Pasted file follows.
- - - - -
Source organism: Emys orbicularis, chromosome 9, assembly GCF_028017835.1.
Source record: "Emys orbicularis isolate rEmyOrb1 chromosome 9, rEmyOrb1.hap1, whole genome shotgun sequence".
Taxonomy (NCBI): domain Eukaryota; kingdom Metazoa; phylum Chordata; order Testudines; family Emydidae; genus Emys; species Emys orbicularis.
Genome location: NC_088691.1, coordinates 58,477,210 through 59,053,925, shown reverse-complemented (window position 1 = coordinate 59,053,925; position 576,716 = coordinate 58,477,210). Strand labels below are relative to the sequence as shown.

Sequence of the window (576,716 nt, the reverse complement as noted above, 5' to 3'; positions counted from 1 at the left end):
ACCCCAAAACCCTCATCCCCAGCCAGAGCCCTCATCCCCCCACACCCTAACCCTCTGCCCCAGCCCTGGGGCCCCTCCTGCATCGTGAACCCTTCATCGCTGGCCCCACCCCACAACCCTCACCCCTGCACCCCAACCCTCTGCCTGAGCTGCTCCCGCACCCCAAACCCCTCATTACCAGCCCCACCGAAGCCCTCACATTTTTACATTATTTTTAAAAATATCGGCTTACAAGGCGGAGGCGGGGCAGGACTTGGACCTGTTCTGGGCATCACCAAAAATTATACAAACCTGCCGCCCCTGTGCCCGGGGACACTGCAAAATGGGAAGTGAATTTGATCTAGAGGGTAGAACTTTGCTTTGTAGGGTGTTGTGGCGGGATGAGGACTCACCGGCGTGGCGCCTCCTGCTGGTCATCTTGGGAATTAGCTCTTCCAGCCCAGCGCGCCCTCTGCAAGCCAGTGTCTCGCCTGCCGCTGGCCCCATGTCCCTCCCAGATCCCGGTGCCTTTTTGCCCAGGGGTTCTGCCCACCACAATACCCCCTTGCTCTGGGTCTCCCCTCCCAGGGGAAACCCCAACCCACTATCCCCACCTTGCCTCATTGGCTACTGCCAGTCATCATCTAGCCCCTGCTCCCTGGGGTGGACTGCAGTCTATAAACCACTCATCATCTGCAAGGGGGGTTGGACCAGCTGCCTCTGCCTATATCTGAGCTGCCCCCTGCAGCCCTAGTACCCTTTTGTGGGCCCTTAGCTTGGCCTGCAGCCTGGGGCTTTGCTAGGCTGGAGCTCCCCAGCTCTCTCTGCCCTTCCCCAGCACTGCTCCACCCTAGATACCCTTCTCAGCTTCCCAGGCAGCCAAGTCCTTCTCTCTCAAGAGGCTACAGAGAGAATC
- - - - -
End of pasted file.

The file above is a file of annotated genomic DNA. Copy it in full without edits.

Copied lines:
Source organism: Emys orbicularis, chromosome 9, assembly GCF_028017835.1.
Source record: "Emys orbicularis isolate rEmyOrb1 chromosome 9, rEmyOrb1.hap1, whole genome shotgun sequence".
Taxonomy (NCBI): domain Eukaryota; kingdom Metazoa; phylum Chordata; order Testudines; family Emydidae; genus Emys; species Emys orbicularis.
Genome location: NC_088691.1, coordinates 58,477,210 through 59,053,925, shown reverse-complemented (window position 1 = coordinate 59,053,925; position 576,716 = coordinate 58,477,210). Strand labels below are relative to the sequence as shown.

Sequence of the window (576,716 nt, the reverse complement as noted above, 5' to 3'; positions counted from 1 at the left end):
ACCCCAAAACCCTCATCCCCAGCCAGAGCCCTCATCCCCCCACACCCTAACCCTCTGCCCCAGCCCTGGGGCCCCTCCTGCATCGTGAACCCTTCATCGCTGGCCCCACCCCACAACCCTCACCCCTGCACCCCAACCCTCTGCCTGAGCTGCTCCCGCACCCCAAACCCCTCATTACCAGCCCCACCGAAGCCCTCACATTTTTACATTATTTTTAAAAATATCGGCTTACAAGGCGGAGGCGGGGCAGGACTTGGACCTGTTCTGGGCATCACCAAAAATTATACAAACCTGCCGCCCCTGTGCCCGGGGACACTGCAAAATGGGAAGTGAATTTGATCTAGAGGGTAGAACTTTGCTTTGTAGGGTGTTGTGGCGGGATGAGGACTCACCGGCGTGGCGCCTCCTGCTGGTCATCTTGGGAATTAGCTCTTCCAGCCCAGCGCGCCCTCTGCAAGCCAGTGTCTCGCCTGCCGCTGGCCCCATGTCCCTCCCAGATCCCGGTGCCTTTTTGCCCAGGGGTTCTGCCCACCACAATACCCCCTTGCTCTGGGTCTCCCCTCCCAGGGGAAACCCCAACCCACTATCCCCACCTTGCCTCATTGGCTACTGCCAGTCATCATCTAGCCCCTGCTCCCTGGGGTGGACTGCAGTCTATAAACCACTCATCATCTGCAAGGGGGGTTGGACCAGCTGCCTCTGCCTATATCTGAGCTGCCCCCTGCAGCCCTAGTACCCTTTTGTGGGCCCTTAGCTTGGCCTGCAGCCTGGGGCTTTGCTAGGCTGGAGCTCCCCAGCTCTCTCTGCCCTTCCCCAGCACTGCTCCACCCTAGATACCCTTCTCAGCTTCCCAGGCAGCCAAGTCCTTCTCTCTCAAGAGGCTACAGAGAGAATC